Chapter

Conscience and Authority

Thomas E. Hill

in Respect, Pluralism, and Justice

Published in print March 2000 | ISBN: 9780198238348
Published online November 2003 | e-ISBN: 9780191597688 | DOI: http://dx.doi.org/10.1093/0198238347.003.0011
 Conscience and Authority

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Sketches three distinct ways of conceiving of conscience, arguing that none of these gives us reason to suppose that conscience guarantees morally justifiable decisions about when to resist authoritative orders. These are a popular religious conception, a cultural relativist conception, and a Kantian conception. In Kant's view, conscience can at best signal that our practices are at odds with our moral beliefs or that we have failed to scrutinize them sufficiently; and hence, although Kant holds that conscience cannot err, its role, in effect, is limited to warning us and punishing us for doing less than our best to live by our considered moral judgements. To justify moral judgements there can be no substitute for reasonable moral deliberation and discussion. Even from a Kantian perspective, our particular moral judgements are fallible and conscience presupposes moral judgement.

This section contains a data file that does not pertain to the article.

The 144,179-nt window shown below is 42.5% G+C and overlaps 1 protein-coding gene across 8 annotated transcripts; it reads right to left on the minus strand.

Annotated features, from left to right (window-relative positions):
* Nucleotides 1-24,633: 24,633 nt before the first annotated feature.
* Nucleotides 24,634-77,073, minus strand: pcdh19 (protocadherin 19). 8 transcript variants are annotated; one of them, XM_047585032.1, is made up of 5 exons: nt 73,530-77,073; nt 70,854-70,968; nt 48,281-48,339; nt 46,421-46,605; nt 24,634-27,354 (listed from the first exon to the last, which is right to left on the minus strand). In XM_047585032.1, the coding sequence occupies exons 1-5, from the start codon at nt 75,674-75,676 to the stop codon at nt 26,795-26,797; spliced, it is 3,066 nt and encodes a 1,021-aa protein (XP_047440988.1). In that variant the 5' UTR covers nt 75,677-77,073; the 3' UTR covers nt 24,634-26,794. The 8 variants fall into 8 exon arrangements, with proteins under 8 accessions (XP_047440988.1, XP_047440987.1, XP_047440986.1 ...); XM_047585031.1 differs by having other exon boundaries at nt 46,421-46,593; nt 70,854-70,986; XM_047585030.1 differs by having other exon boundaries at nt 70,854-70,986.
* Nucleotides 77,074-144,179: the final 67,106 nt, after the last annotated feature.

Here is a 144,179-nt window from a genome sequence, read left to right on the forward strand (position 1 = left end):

Keywords: authority; Butler; conscience; cultural relativism; justification; Kant; moral judgement

Chapter.  6281 words. 

Subjects: Moral Philosophy

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